Feb 10, 2020

What do Chinese usually eat for breakfast?

It’s true that a good breakfast will provide you with enough energy and consequently help you concentrate on your work. Chinese people are considered hard-working and diligent, and it’ll be interesting to find out what Chinese people eat for breakfast to keep themselves vigorous all day long. The answers will be given in this article.

Steamed Buns

Steamed buns (包子 bāozi) are a very popular Chinese breakfast item. These buns usually present themselves as sweet or savory fillings wrapped in dough. A huge variety of fillings is what makes steamed buns an excellent choice for Chinese breakfast. In China, there are several methods of making steamed buns depending on the region, and varying in size and flavor. Crucial factors during the making of steamed buns such as leavening can directly affect their taste. The two most common types of steamed buns are meat buns (usually stuffed with pork) and vegetable buns. Yet Chinese kids love sweet fillings – such as red bean paste and custard. Many people choose to have one meat bun and one vegetable bun for breakfast, as it is considered nutrition-balanced.

Deep-fried Dough Sticks

Deep-fried dough sticks (油條/油条 yòutiáo) are another type of traditional Chinese breakfast. As China has become more open to foreign cultures, deep-fried dough sticks obtained a posh nickname as “Chinese-style French baguette” in that their shape resembles a French baguette. As suggested by its name, the method of preparing 油條/油条 (yòutiáo) is to deep fry, which gives them a crunchy and springy texture when they are ready to serve.

Although deep-fried dough sticks are rather insipid, one of the reasons why they are so popular among Chinese people is that they go very well with soya milk. In fact, the smooth texture of soya milk perfectly neutralizes the dryness of dough and adds a flavor of fresh soybeans to its plain taste. Basically, there are three flavors (sweet, plain, salty) available for soya milk. Children in China often opt for sweet soya milk, whereas adults would choose plain or salty flavor as they are well aware of the fact that more and more Chinese people are now suffering from diabetes.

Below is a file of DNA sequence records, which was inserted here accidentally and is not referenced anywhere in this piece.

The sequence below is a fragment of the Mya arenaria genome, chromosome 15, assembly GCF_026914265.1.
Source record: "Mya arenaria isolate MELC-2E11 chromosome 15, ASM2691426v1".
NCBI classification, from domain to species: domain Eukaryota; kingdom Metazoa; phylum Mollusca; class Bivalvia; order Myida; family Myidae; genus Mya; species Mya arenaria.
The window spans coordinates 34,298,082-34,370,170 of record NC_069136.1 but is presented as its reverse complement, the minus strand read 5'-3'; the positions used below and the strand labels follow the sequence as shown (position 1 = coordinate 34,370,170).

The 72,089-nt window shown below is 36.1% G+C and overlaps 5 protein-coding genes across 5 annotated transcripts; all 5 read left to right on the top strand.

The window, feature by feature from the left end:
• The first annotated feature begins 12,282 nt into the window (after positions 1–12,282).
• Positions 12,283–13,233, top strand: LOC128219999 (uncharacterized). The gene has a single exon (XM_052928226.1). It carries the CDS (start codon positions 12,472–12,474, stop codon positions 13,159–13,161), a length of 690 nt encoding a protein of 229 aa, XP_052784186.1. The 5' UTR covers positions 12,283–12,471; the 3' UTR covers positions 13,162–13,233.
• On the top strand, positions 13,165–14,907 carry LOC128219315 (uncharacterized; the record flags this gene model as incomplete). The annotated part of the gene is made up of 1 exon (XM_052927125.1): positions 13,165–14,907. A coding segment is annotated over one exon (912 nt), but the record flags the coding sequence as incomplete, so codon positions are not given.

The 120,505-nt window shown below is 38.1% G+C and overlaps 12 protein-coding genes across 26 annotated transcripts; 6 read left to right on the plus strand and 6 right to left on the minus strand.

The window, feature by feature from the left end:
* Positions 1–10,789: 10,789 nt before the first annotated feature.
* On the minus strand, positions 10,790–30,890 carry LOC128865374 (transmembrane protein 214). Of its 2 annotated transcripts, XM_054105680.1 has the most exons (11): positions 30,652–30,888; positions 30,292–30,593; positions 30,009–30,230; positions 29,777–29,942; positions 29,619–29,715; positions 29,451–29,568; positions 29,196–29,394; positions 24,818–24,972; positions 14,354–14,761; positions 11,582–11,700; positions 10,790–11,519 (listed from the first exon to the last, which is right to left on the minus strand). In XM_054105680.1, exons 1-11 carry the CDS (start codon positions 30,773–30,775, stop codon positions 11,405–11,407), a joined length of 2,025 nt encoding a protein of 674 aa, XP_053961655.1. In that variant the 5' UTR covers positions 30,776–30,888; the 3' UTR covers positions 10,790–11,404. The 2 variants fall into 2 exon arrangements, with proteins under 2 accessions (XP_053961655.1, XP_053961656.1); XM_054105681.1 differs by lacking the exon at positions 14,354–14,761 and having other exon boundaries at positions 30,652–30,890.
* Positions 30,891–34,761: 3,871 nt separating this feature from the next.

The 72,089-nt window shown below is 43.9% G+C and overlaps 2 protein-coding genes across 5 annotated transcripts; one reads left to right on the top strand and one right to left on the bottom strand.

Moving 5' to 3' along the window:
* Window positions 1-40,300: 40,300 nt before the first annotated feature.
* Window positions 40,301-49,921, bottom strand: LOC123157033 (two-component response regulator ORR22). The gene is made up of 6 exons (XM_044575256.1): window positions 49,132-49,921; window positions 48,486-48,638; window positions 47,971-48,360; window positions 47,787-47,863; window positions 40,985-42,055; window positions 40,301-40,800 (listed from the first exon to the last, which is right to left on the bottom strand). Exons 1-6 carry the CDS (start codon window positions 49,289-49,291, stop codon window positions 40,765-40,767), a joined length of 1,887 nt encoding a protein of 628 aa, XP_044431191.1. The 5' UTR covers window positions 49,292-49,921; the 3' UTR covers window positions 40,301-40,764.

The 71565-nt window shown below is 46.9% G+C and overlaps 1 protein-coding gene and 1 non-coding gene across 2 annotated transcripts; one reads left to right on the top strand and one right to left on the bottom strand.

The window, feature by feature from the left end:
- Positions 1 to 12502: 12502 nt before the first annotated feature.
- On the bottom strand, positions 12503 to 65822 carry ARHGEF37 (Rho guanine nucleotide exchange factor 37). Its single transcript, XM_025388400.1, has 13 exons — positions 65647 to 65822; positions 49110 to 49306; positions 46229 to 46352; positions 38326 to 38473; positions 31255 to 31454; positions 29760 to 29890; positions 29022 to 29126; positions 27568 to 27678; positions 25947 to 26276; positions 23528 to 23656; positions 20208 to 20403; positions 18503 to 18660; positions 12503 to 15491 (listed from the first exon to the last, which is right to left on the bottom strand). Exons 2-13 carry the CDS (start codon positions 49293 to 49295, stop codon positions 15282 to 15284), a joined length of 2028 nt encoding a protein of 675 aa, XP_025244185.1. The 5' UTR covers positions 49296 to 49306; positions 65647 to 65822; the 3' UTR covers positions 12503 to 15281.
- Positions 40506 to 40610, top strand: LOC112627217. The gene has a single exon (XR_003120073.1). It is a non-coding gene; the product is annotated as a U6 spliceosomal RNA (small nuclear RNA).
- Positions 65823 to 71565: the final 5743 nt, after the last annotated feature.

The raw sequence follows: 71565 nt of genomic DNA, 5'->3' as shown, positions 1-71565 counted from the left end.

Pan Fried Pork Buns

Source: https://www.flickr.com/photos/21953266@N00/4308914298

Pan-fried pork buns (生煎 shēngjiān) are what people from South China eat for breakfast on a weekly basis. 生煎 (shēngjiān) features a pan-fried bun stuffed with fresh pork and topped with sesame seeds. Pan-fried pork buns are small in size and are usually served four to six at a time. They’ve become extremely popular thanks to the juicy meat fillings and the crunchy base. There are various types of fillings available, with pork being the traditional one and hence the most popular choice. However, Chinese people are known for being innovative when it comes to culinary culture, therefore, shrimps, crayfish or chicken meat can also be used to prepare the fillings.

Xiao Long Bao

Source: https://pixabay.com/photos/dim-sum-dumplings-chinese-food-924912/

小籠包/小笼包 (xiǎolóngbāo) are a type of small steamed buns stuffed with pork. It’s very popular in East China, especially in Shanghai. The second character in its name “籠/ (lóng)means “cage”, because the pork buns are usually steamed in cage-shaped bamboo steamers before they are ready to be served. The making of xiaolongbao requires intricate skills and even a small detail. Like how the dough is pinched at the top can have an influence on its overall flavor. Originated in Shanghai, xiaolongbao is something you must try if you happen to study or work in this fascinating metropolis. There are places selling these cute little steamed buns all day long on almost every corner. Thanks to that, choosing what to have for breakfast for locals is very simple.


Of course, there’re more things Chinese people might eat at the beginning of their day – rice congee, sticky rice rolls, noodles and wontons, crepes and many, many more. Food culture is an indispensable part of Chinese people’s daily life. Color, smell, and taste are the three elements which play an important role in Chinese cuisine, and even a simple Chinese breakfast would incorporate all these three elements.

By That’s Mandarin Chinese Language School | A Super Chineasian

That’s Mandarin is one of the oldest private Chinese schools in China. It was founded in Beijing in 2005 and has been growing ever since, with campuses in Beijing, Shanghai and Shenzhen. That’s Mandarin has been delivering excellence in Chinese teaching for over 14 years to more than 30,000 students of different nationalities. The school has plans to open more campuses in more cities soon, to share the knowledge and enthusiasm for Mandarin to more students in China and around the world. 

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